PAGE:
In 2018, there were 20 major work stoppages involving 485,000 workers, the highest since 2007, per new Bureau of Labor Statistics data. Education strikes overwhelmingly dominated, and they show no sign of stopping in 2019.
The big picture: Strikes by educators have been a tipping point in the unrest over wages and other needs. A Chicago Teachers Union strike from 2012, which was the largest that year with 185,500 lost worker days, wouldn't even make the top three in 2018.
Strikes that challenged state governments in 2018:
- Arizona: 486,000 lost worker days
- Oklahoma: 405,000 lost worker days
- West Virginia: 319,000 lost worker days
- Colorado: 126,000 lost worker days
- North Carolina: 123,000 lost worker days
- Kentucky: 52,000 lost worker days
“There is no strike wave. People are not strike happy. Marches of teachers are realizing they can do something when the powers that be won’t listen to their needs."— Randi Weingarten, president, American Federation of Teachers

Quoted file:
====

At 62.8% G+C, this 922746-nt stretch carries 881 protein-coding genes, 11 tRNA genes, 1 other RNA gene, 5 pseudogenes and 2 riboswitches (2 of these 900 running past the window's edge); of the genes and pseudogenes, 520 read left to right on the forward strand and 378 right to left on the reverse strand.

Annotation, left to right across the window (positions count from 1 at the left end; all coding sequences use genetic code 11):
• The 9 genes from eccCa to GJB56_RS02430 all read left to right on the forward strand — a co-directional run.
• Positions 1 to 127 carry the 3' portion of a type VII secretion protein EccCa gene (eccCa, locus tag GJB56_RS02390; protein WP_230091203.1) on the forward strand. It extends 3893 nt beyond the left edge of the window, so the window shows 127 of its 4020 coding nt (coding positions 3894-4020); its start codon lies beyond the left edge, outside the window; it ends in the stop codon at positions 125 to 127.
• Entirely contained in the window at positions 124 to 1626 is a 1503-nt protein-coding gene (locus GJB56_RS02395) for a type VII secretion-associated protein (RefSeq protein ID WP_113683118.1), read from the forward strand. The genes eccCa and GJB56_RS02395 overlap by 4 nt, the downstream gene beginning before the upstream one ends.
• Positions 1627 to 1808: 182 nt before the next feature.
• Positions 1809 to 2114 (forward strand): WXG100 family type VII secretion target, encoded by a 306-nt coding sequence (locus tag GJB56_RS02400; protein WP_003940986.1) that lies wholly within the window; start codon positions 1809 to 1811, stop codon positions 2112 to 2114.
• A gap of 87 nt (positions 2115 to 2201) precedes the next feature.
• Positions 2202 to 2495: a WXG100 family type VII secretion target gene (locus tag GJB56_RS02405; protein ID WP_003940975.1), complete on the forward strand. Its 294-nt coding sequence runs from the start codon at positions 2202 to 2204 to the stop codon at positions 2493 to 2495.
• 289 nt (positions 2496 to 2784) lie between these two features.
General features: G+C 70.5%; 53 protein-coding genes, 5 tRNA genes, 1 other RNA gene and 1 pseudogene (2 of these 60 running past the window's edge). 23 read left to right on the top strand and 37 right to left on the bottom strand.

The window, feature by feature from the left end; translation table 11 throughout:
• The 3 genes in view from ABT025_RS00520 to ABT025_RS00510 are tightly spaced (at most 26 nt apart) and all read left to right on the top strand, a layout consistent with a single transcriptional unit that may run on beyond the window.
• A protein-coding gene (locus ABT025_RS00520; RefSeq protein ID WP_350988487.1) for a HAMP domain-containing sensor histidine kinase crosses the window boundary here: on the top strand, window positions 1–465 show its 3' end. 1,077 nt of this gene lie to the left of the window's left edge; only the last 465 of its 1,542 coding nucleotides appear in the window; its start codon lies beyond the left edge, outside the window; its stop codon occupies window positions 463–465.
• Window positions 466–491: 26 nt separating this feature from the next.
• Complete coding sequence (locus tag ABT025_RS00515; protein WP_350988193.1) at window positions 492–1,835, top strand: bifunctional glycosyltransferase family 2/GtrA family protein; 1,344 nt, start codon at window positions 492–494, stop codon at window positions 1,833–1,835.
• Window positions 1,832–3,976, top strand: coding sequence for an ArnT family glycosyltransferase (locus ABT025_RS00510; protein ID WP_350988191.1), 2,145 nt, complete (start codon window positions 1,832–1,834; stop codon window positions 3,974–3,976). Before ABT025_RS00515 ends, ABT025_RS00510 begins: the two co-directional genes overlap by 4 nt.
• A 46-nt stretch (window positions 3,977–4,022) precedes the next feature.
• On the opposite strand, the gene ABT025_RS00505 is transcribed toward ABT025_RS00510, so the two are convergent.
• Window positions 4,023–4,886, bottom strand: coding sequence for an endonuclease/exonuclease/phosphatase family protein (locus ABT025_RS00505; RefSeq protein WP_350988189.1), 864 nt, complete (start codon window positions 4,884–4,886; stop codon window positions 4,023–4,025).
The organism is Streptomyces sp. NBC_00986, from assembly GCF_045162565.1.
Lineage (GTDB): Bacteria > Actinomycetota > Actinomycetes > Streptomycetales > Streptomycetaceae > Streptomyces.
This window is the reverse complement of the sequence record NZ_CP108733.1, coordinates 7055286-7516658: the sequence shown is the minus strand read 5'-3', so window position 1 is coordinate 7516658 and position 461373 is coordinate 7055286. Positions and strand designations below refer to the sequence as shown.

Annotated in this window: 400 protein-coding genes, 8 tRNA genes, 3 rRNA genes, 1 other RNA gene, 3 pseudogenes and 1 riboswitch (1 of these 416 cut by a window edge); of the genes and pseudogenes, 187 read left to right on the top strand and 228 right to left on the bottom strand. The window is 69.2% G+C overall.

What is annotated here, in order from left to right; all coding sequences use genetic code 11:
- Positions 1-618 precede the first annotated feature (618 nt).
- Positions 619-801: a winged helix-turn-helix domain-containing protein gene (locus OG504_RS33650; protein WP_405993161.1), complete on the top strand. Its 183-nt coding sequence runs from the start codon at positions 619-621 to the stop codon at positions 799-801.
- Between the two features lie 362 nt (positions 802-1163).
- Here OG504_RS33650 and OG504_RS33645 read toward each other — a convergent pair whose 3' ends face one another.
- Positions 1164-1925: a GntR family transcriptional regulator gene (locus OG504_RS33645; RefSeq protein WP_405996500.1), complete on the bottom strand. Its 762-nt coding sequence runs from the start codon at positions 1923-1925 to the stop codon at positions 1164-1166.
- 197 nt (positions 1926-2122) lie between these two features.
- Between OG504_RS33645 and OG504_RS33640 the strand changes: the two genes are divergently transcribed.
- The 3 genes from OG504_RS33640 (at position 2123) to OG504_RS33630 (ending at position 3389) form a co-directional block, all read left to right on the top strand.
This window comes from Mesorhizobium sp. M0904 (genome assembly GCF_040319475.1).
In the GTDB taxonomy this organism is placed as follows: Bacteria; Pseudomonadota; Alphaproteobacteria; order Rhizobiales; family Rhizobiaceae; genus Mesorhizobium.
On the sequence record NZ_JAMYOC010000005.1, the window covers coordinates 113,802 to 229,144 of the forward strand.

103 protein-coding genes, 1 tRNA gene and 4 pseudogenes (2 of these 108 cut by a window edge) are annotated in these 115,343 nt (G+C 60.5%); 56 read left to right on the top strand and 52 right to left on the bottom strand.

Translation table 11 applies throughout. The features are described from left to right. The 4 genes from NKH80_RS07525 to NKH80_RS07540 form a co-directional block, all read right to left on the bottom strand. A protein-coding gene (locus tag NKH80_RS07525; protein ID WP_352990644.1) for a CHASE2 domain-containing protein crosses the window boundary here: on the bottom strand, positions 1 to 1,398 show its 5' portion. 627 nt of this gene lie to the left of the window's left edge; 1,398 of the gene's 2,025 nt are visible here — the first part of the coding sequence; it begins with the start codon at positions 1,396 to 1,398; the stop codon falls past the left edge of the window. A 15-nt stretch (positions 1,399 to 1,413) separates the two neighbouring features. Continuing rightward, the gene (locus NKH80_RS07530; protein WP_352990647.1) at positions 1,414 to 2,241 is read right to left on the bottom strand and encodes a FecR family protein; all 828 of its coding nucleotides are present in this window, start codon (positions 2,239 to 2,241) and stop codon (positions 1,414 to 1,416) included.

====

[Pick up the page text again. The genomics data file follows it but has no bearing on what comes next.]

What to watch: Weingarten said the unrest will keep bubbling over.
- West Virginia had its second walkout in less than a year where teachers are protesting a bill that would open 7 charter schools.
- The first Denver teacher strike in 25 years ended last Thursday while union and district negotiators are in compensation talks, CNN reports.
- Teachers in Los Angeles, the country's second-biggest school district, went on strike in January for the first time in 30 years. California also had teachers from three charter schools strike in January, a first for the state.
- Summit Academy Parma teachers in Ohio are on strike strike, citing wage discrepancies.
- Striking Chicago International Charter School teachers resumed classes Tuesday after a tentative deal included pay increases, class-size limits and scheduling changes.
Methodology: BLS tracks work stoppages of more than 1,000 lost worker days and counts work days and non-holidays only.